Boy, this case is really tumultouous. Yesterday, the Ninth Circuit lifted the stay it imposed on July 12, 2019, discussed at Barr v. Pechman, Round 3. Most promising to those who hope these non-citizens are afforded bond hearings is the bold portion, below, about the likelihood of success on the merits. Here’s the newest order:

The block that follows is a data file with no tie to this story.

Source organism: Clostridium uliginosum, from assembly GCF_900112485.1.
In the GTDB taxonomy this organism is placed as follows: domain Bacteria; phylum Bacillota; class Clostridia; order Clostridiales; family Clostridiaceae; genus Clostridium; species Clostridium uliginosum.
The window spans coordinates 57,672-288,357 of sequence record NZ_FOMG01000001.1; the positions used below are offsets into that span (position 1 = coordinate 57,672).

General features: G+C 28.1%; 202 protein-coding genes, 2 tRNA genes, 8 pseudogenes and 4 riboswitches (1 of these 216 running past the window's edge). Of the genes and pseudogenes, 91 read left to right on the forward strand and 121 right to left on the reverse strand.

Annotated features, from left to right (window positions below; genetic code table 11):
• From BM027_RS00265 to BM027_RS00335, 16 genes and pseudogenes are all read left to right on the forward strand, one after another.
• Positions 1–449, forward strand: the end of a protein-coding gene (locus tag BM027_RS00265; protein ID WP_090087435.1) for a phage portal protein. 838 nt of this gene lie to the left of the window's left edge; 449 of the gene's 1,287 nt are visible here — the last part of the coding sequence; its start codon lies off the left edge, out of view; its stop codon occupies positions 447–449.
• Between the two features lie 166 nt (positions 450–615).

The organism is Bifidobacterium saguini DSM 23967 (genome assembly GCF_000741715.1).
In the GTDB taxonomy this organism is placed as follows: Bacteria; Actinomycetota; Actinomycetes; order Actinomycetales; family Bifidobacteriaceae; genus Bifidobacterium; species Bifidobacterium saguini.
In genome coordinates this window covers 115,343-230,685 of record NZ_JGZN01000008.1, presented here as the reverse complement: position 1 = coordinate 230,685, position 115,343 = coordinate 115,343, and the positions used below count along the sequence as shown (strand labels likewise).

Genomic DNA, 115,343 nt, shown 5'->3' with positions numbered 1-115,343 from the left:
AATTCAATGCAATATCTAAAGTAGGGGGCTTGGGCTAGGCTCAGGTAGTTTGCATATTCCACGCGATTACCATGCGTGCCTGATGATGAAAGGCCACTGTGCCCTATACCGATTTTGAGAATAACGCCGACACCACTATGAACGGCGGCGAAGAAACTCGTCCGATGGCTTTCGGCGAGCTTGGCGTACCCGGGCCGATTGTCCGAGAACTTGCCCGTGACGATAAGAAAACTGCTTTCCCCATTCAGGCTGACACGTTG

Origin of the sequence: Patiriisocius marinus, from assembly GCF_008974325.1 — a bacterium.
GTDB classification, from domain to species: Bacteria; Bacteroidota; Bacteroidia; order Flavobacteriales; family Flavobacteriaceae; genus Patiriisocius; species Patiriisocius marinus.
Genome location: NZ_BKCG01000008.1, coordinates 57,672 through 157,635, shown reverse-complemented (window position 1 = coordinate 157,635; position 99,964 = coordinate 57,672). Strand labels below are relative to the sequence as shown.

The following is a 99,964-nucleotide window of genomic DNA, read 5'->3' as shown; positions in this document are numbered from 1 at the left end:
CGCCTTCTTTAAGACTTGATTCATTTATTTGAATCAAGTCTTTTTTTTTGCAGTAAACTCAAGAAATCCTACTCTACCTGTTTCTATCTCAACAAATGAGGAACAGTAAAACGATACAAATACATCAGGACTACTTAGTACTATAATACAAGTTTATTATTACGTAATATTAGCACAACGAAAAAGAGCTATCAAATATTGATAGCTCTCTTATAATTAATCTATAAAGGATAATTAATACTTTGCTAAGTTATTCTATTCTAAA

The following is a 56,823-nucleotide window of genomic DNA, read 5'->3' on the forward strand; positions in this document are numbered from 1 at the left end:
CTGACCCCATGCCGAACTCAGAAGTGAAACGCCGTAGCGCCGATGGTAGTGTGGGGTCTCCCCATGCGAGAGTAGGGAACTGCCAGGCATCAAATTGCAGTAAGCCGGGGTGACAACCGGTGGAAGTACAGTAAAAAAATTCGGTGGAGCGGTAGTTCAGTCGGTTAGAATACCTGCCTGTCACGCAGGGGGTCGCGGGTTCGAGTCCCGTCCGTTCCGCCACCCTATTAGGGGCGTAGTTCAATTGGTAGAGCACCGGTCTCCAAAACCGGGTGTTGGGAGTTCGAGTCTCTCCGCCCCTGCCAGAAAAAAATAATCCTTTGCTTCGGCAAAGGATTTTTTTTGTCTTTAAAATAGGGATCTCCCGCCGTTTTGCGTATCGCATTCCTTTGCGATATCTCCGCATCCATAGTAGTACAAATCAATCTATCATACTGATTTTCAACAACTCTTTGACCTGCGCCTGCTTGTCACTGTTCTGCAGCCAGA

ENTRY UPDATED. ORIGINAL TEXT: Filed order (MARY M. SCHROEDER, WILLIAM C. CANBY and MORGAN B. CHRISTEN) The temporary stay imposed on July 12, 2019 is lifted. Appellants’ emergency motion for a stay of the district court’s April 5, 2019 and July 2, 2019 orders pending appeal (Dkt. Entry No. ) is granted in part and denied in part. Our court has interpreted Nken v. Holder, 556 U.S. 418 (2009), to stand for the proposition that a stay applicant: “must show that irreparable harm is probable and either: (a) a strong likelihood of success on the merits and that the public interest does not weigh heavily against a stay; or (b) a substantial case on the merits and that the balance of hardships tips sharply in the petitioner’s favor.” Leiva-Perez v. Holder, 640 F.3d 962, 970 (9th Cir. 2011) (emphasis added). In Part B, the district court ordered that the Bond Hearing Class is constitutionally entitled to bond hearings pending resolution of their asylum applications. The government raises a serious question whether, under 8 U.S.C. § 1252(f)(1), the district court lacked the authority to enter Part B of this classwide injunctive relief. See Jennings v. Rodriguez, 138 S. Ct. 830, 844 (2018); Reno v. American-Arab Anti-Discrimination Committee, 525 U.S. 471, 481–82 (1999); see also Nken, 556 U.S. at 431 (describing § 1252(f)(1) as “a provision prohibiting classwide injunctions against the operation of removal provisions”); Hamama v. Adducci, 912 F.3d 869, 877 (6th Cir. 2018) (same). But the government does not contend that § 1252(f)(1) prohibited the district court from entering an injunction with respect to the individual class representatives’ Part B claims. Nor has the government made a persuasive showing that it will suffer irreparable harm if it is required to provide bond hearings pending the outcome of this appeal in the same way it had done for several years before the Attorney General issued Matter of M-S-, 27 I. & N. Dec. 509, 509 (BIA 2019). See Leiva-Perez, 640 F.3d at 970. Further, the government failed to show a likelihood of success on the merits of its underlying argument that the government may indefinitely detain the plaintiffs without affording bond hearings at all. We therefore decline to stay Part B of the district court’s injunction. In Part A, the district court’s injunction requires that the Executive Office of Immigration Reform (EOIR) hold hearings within seven days, release any class member whose detention exceeds that limit, produce a verbatim transcript, shift the burden of proof to the Department of Homeland Security, and issue written decisions on the same day a bond hearing is held. Although the government has not been able to quantify the number of individuals who have received credible fear determinations and are subject to detention, it nevertheless makes a persuasive showing that the requirements of Part A are particularly burdensome. We conclude that permitting Part A’s procedural requirements to take effect pending the outcome of this appeal—which would require the government to implement a set of rules that may be only temporary—would impose short-term hardship for the government and its immigration system, and that the public interest does not weigh heavily against a stay. Accordingly, we stay Part A of the district court’s injunction. This result maintains the status quo ante during what is now an expedited appeals process. See Nken, 556 U.S. at 429 (“A stay ‘simply suspend[s] judicial alteration of the status quo[.]’” (quoting Ohio Citizens for Responsible Energy v. NRC, 479 U.S. 1312, 1313 (1986) (Scalia, J., in chambers)). Our decision leaves the pre-existing framework in place while a merits panel resolves this appeal. Appellants’ request to expedite the consideration of the merits of this preliminary injunction appeal is granted. The current briefing schedule shall remain in effect. The clerk shall place this appeal on the calendar for October 2019. See 9th Cir. Gen Order 3.3(g).  (JBS) [Entered: 07/22/2019 02:43 PM] Posted July 23, 2019.